PlayerUnknown’s Battlegrounds developer Bluehole has come forward with some clarification on the tiff that seems to be occurring between the company backing the massively popular PUBG and Epic Games’ Fortnite: Battle Royale. It appears the company’s reasoning for being a little angry about the decisions made by Epic Games have less to do with the idea of copying Battle Royale games and more with the fact that Epic Games could be tweaking things in a positive manner for Fortnite: Battle Royale’s success.
After releasing a statement on Friday that seems like a complete departure from what was expressed in the first place, Bluehole VP and executive producer Changhan Kim made some clarifications to the original position expressed during an interview with PC Gamer. Kim stated that the issue is “not about” the game mode itself, saying that the company “never raised an issue” about the game modes spotlighted in titles like Grand Theft Auto 5. He went on to state that he thinks it’s “great that there’s more competition” and “everyone should be able to create their own battle royale game mode.”
So if that’s not the case, then what is? As Kim states was not quite evident in the initial press release, it’s the fact that Epic Games is the company that makes the very engine that PUBG was based on, and that games like King of the Kill and PUBG had obtained licenses to use, where Epic Games hasn’t. But even that seems a little bit like a stretch. What really looks like the main rub here is that Bluehole is concerned that Epic Games could in fact be bolstering the technical prowess of Fortnite: Battle Royale in ways that wouldn’t be a boon for the PUBG code since both companies would be working against each other.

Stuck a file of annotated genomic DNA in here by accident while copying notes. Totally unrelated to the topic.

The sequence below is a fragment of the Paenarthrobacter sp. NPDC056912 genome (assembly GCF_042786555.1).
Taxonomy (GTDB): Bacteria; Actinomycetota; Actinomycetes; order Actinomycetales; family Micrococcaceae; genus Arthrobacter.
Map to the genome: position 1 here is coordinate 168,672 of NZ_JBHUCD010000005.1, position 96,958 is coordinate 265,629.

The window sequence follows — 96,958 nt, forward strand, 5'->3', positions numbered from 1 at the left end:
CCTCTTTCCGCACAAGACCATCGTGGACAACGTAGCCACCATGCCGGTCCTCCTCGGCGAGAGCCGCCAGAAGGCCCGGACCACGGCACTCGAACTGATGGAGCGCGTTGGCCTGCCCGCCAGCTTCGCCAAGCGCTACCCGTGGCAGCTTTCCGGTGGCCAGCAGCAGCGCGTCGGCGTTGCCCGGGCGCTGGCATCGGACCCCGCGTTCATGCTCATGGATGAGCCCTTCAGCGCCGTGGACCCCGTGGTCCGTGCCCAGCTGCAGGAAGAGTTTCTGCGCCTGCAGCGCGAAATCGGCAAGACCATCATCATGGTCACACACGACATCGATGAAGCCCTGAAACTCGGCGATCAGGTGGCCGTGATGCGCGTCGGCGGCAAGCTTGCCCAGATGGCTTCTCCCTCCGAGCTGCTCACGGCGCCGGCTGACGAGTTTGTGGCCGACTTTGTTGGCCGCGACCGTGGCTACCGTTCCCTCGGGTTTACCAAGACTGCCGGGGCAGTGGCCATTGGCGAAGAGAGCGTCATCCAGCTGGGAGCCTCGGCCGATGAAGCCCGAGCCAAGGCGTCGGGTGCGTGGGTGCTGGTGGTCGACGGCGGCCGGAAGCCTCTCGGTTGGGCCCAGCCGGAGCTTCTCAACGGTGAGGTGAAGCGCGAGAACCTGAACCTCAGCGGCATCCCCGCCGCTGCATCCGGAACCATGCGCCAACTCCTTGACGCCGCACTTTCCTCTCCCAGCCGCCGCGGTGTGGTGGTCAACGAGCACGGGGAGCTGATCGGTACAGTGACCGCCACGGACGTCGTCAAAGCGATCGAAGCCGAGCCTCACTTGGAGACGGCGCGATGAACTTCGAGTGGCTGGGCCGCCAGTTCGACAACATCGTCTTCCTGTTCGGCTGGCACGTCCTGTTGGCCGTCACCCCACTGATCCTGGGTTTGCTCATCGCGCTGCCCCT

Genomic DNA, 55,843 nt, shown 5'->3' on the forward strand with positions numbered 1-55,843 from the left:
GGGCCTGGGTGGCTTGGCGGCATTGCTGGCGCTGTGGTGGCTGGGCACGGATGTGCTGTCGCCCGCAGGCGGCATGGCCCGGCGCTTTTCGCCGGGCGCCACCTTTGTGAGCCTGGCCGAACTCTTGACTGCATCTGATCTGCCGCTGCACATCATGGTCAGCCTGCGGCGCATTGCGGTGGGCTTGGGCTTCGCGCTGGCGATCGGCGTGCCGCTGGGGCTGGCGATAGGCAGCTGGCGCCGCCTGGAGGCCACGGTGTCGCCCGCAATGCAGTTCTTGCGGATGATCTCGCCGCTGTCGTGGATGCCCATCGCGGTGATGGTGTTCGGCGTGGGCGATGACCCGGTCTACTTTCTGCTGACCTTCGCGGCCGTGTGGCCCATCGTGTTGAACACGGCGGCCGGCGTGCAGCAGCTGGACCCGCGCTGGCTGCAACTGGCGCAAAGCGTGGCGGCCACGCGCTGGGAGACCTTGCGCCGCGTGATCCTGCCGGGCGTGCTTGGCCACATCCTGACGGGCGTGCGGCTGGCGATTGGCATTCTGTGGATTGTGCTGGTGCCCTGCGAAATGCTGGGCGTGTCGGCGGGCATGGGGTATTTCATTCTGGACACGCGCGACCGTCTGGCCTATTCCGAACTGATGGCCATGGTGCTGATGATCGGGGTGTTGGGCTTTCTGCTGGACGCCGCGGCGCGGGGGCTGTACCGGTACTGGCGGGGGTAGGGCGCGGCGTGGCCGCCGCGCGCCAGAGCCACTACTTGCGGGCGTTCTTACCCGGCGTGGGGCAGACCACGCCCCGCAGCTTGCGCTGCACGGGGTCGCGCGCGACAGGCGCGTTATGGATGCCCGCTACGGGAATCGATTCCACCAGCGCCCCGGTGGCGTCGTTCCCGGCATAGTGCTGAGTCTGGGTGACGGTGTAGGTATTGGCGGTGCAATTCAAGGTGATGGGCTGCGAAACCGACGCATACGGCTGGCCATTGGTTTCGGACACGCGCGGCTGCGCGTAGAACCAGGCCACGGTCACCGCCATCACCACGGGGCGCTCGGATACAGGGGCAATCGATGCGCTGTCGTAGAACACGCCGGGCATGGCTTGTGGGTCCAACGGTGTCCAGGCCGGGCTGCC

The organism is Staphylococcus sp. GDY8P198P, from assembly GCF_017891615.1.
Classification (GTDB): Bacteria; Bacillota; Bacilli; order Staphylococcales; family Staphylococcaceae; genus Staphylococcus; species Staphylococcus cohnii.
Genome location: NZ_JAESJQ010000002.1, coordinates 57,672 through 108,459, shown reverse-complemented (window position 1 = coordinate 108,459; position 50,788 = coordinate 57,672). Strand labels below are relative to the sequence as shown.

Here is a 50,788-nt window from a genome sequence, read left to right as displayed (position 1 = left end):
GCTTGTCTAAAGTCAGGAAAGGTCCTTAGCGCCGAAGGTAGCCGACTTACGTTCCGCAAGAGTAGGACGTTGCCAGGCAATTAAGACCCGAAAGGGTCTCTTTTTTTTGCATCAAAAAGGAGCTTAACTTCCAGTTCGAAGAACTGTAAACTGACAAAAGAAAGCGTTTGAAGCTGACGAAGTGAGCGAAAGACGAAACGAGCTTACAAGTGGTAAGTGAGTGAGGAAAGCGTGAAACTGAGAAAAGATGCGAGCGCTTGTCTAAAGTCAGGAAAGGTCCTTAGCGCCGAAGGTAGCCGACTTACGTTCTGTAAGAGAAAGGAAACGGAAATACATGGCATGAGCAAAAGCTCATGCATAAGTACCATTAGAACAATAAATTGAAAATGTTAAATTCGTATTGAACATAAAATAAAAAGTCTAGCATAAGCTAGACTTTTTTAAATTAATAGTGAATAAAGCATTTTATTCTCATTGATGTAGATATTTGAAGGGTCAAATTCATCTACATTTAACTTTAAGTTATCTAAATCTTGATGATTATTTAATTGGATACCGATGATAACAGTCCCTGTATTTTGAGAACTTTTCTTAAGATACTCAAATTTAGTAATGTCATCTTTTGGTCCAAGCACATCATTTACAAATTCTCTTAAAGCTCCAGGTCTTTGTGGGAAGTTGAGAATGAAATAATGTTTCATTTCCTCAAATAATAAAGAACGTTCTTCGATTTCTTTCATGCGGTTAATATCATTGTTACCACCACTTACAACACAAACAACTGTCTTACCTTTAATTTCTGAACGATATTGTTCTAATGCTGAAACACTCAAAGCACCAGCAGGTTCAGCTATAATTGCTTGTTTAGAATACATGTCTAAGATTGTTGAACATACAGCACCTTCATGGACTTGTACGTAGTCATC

Bluehole is also upset that PUBG was mentioned during Fortnite’s various promotional materials, which is a valid concern, but one also has to wonder if the company would feel a little miffed if Fortnite didn’t use the name since it seemed at first Bluehole wanted to claim some sort of ownership over the Battle Royale mode.
The situation does not appear to be an optimal one on any side, but it does seem that Bluehole may have chosen its wording a little better before sending out the first release, which does tend to paint a bit of a different image. Either way, it still stands that there is room in this indubitably crowded industry for both to exist. Hopefully the situation doesn’t escalate further from here.